Think of Paris, je t'aime as a few days in the life of a city that forever pricks the imagination, assembled by some artists who are mostly smart enough not to overreach. (Only Kafka can write a paragraph that equals a novel.) The settings of the pieces whirl around the city, often connecting so seamlessly that you can't be sure when one ends and another begins. (Fortunately, they tell us).
Themes emerge -- loneliness, cultural misunderstanding, immigrant dreams, the real and the imagined, amour fou -- and some recur, like echoes. The best pieces in Paris, je t'aime ("Paris, I love you") feel particular to both the filmmaker and the city, rather than just to the former. It's all more charming than anything else, and of course, Paris explodes around it: The film literally opens with the Eiffel Tower aglow and fireworks illuminating the night sky.
Isabel Coixet, who is Spanish, creates a lovely poem to all things New Wave: A woman hums "Le Tourbillion" (from Truffaut's Jules and Jim) after getting bad news from a doctor (Agnes Varda's Cleo from 5 to 7), and her husband, rather than dumping her (pick your Godard), rededicates himself to loving her, never to love again after she dies (back to Truffaut).
In Gurinder Chadha's "Quais de Seine," two young bucks sit by the river taunting the girls who walk by. Their third friend is silent. When a Moslem girl trips, he helps her up -- then secretly follows her to mosque and waits outside. She emerges with her grandfather, and the lad is crestfallen. But this is not the Old Country.
For dark comic relief, the Coen brothers put an American tourist (Steve Buscemi) in a Metro station, where he reads from an ancient guidebook that warns him, among other things, not to make eye contact with the natives. Across the tracks, he can't help regarding a young woman making out with her boyfriend, and soon every American tourister's nightmare about the French comes true.
Gus Van Sant's moody piece finds a young French artist believing he's found his soul mate in an apprentice at a printing shop. He talks to the fellow, who nods and says "oui" a few times. But he's American and doesn't understand French, and the artist doesn't know this. It ends with a chase, a soundtrack, and the director's requisite question mark.
Less satisfying are the pieces that try too hard to say too much. Walter Salles, the Brazilian director, contemplates the servant and the served through the life of a young mother, who leaves her own beloved infant each morning to care for the child of her employer. In Christopher Doyle's weird squib, a hair-products salesman (Barbet Schroeder) arrives at a surreal salon for Asian women, where he's promptly kung-fu'd out the door by its high-heeled mistress. He returns and, with his products, he transforms the women into golden-haired China dolls.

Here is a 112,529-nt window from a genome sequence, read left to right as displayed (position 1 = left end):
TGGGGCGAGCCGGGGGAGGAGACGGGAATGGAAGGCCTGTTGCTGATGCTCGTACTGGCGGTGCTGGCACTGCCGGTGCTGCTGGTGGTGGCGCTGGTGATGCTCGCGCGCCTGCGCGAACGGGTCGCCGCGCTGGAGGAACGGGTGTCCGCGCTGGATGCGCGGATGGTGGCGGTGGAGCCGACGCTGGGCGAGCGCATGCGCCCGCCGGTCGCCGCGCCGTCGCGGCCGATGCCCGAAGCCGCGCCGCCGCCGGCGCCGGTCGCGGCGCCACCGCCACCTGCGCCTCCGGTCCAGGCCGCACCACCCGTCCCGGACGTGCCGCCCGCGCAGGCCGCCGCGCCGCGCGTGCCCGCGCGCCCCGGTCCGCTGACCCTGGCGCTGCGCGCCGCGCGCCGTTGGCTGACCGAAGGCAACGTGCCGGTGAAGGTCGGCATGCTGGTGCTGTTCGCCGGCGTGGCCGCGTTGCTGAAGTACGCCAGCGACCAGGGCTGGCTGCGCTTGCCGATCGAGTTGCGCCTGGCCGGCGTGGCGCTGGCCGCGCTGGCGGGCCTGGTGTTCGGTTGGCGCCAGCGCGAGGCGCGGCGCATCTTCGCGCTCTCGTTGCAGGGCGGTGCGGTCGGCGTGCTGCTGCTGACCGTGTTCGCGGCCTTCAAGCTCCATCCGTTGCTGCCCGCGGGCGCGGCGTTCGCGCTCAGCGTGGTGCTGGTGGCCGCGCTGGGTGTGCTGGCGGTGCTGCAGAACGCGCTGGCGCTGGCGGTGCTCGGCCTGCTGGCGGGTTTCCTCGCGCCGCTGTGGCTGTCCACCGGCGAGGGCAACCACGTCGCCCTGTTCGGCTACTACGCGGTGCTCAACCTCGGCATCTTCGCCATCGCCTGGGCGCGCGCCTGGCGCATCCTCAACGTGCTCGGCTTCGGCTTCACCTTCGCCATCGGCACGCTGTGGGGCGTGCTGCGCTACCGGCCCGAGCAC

Nobuhiro Suwa's mini-tragedy concerns a mother (Juliette Binoche) who can't overcome the loss of her young son, whose spirit beckons her to come outside in the middle of the night, where a cowboy (Willem Dafoe) helps her come to terms with her loss. Binoche is beautifully lachrymose, as always, but the piece could take place anywhere.
Alfonso Cuaron's piece plays like a clandestine May-December romance (Nick Nolte is December) with a punch line. Olivier Assayas introduces us to a drugged-up American actress (Maggie Gyllenhaal) who flirts with her dealer. Richard LaGravenese walks the Pigalle, Paris' red-light district, for a clichéd tale about a longtime couple (Bob Hoskins, Fanny Ardant) trying to rekindle their pilot lights. Vincenzo Natali first embraces and then sends up the vampire genre, with help from a sanguinary Elijah Wood.
Four big names bring up the collection's derriere. Wes Craven's playful ghost story takes a British couple on a stroll through a Parisian cemetery, where the terribly unromantic man gets good advice from Oscar Wilde (Alexander Payne). That leads to Tom Tykwer's kinetic contemplation about why a blind boy should never fall in love with a self-absorbed American actress (Natalie Portman). Then Gena Rowlands (ageless) and Ben Gazzara (semi-comatose) meet to discuss their divorce and take a few final bites out of each other. Their sparring feels equal at first, but as always, the older woman loses. (Rowlands wrote the piece, and Gerard Depardieu co-directs).
Finally, Payne directs his own vignette, about a frumpy middle-aged Denver letter-carrier (character actress Margo Martindale) on her dream vacation in Paris. She narrates in heavily accented French, like a junior-high pupil telling us what she did on her summer vacation. It's funny and sad, but also cruel in a way that only Payne can be. I think he means her awkward insight at the end to be a joke, although the film itself seems to take her homage to Paris seriously.
The program's Grand Prix goes to Oliver Schmitz's bittersweet contemplation of immigrant lives: She's an EMT, and he's an itinerant laborer from Nigeria whom she tends as he lies dying on the street. They'd met earlier, exchanged glances, then went their separate ways in a city that promises as much defeat as it does success.
But the Palme d'Or belongs to Sylvain Chomet's "Tour Eiffel," about a boy who tells the story of how his parents -- both mimes -- meet in jail and fall in love. The parents re-enact the tale, in flashback and full mime makeup, replete with imaginary cat (now that's French). It's funny and whimsical, a story you could imagine telling only in Paris, and it reminds us that what most people say they want in their lover is a sense of humor. In French, with subtitles.